While perusing jobs on Craigslist in 2007, Alan Bush came across one that looked interesting—a project manager for search engine optimization (SEO)—so he applied. The very next day he scored an interview with a prominent Internet marketing company, not even knowing what SEO was.
“Before I met with the company’s CEO, I had to look up SEO on Wikipedia because I had no idea what that word meant,” he said of the growing field of SEO, which in its essence uses a variety of strategies, techniques, and tactics to increase the amount of visitors to a website.
Nevertheless, Bush landed the job and has been hooked on SEO ever since.
“I liked SEO because it was an emerging technology,” said Bush, who worked as an executive assistant, financial analyst, and loan broker before joining the SEO revolution. “You have to be a marketer, and it combines things I was good at: working with people, website technologies, creativity, content strategy, and analytics. I was managing people’s campaigns; it was exciting to see those strategies work.”
Nearly a decade later, Bush is a premier digital marketing expert and sought-after SEO specialist, having worked with hundreds of clients (both Fortune 500 and start-ups) and even cocreating and cohosting two popular Internet marketing-related podcasts. He has certainly ridden the wave of success with SEO, one of the fastest growing forms of Internet marketing.
Bush, currently the director of strategy of San Diego-based Internet marketing firm Ignite Visibility, also shares his SEO wisdom via Search Engine Optimization (SEO) and Marketing, a course through UC San Diego Extension. Through the class, students learn how to optimize websites for better rankings with top search engines; rewrite HTML code, titles and tags; choose competitive keywords; write optimized content; and create a successful linking plan.
The benefits of SEO, Bush said, include enhanced visibility, better brand awareness, and increased sales. He likens SEO to tuning up a car—it ultimately runs better.
“SEO is the foundation of all digital marketing,” the University of Southern California graduate said. “With SEO, you have to clearly articulate what you are trying to convey, make the website user-friendly and search-engine-friendly, and reach out to influencers as well as your customers. If you can master SEO, you have a solid foundation for any other type of digital marketing.”
Bush—who spent much of his youth in Cape Cod, Massachusetts—said SEO has evolved so much in the last few years that marketers sometimes have a hard time keeping up.
“More and more tools have been taken away from an SEO’s arsenal,” he said. “Google is constantly changing the direction of what can and cannot be utilized for SEO. It’s a constant challenge to keep up with the emerging technologies, updates, and penalties associated with your website on search engines.”
Bush said the continued rise of mobile technology will greatly impact SEO, and websites that are not mobile-friendly will be missing out on opportunities.
“Because mobile is becoming more and more accessible, it’s important to pay attention to how the user experience of the website influences buying decisions,” he said. “SEOs have to really add CRO, or conversion rate optimization, to their arsenal for both desktop and mobile users. Also bear in mind mobile devices have different sizes and shapes; smart phones, tablets, ‘phablets,’ and even the computer eyewear and emerging VR (virtual reality) technology will change the game even further.”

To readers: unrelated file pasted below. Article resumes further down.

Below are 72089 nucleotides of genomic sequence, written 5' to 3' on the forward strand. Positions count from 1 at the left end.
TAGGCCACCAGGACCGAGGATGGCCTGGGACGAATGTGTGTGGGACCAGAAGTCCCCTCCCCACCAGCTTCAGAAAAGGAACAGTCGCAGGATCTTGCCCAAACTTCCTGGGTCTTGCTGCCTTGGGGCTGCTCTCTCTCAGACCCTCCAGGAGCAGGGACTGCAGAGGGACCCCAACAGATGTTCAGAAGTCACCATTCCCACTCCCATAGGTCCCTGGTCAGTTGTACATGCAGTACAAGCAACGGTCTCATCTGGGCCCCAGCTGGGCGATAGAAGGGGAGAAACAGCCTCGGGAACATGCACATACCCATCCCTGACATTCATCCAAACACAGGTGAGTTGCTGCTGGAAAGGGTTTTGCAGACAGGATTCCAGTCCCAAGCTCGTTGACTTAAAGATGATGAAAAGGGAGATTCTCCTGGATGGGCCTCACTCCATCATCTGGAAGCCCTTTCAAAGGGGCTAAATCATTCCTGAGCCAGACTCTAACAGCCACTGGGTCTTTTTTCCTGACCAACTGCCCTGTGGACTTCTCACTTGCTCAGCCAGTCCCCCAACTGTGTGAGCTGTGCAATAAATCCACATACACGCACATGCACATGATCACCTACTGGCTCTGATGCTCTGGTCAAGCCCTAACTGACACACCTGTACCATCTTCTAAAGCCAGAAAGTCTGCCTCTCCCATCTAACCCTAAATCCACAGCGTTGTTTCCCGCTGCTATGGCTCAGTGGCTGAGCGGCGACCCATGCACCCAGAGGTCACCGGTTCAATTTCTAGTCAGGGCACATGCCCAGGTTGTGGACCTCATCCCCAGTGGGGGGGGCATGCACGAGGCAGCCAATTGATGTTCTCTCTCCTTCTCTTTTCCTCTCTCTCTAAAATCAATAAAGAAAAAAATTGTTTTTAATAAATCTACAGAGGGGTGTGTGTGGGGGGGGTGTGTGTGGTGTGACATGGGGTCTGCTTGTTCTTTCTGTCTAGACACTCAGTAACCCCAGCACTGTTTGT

Social media has also changed the way SEO specialists reach consumers. Now, marketing teams need social media specialists to help drive brand recognition, Bush said. The evolution of SEO also has created an employment boom in the industry. The top US cities with the highest number of SEO jobs are New York, Los Angeles, and San Francisco, according to digital creative staffing agency Onward Search. San Diego ranks number thirteen. The average annual salary for an SEO analyst/specialist in San Diego is $41,000–$75,000; a content/keyword strategist earns $64,000–$93,000; an SEO manager makes $58,000–$86,000; and an SEO/search marketing manager pulls in $64,000–$113,000.
Besides landing well-paying jobs, those who learn SEO also can boost their skills and value for current and future employers, Bush said. His UC San Diego Extension classes, for example, include a mix of university students, company owners, and marketers.
“I want my students to understand the principles of marketing, not just SEO,” he said. “The foundation of marketing is being able to apply these skills to their website and thought process. SEO incorporates content, social media, technical knowledge, and understanding of how a website works. People who are not traditionally marketers, but a graphic designer, for example, can learn SEO, which is going to add to her repertoire of what she can accomplish—she can design websites and market them, so she will add value to her job.
“I’m not only teaching my students what to do, but why they are doing it,” Bush added. “It’s important to understand the strategy behind it. It’s not just about plugging in a keyword; it’s about teaching them how to be marketers and how to think. They are increasing their value because they bring a specialty to the table. I thoroughly enjoy teaching and conveying my experience to bright and wonderful students. It’s rewarding for me.”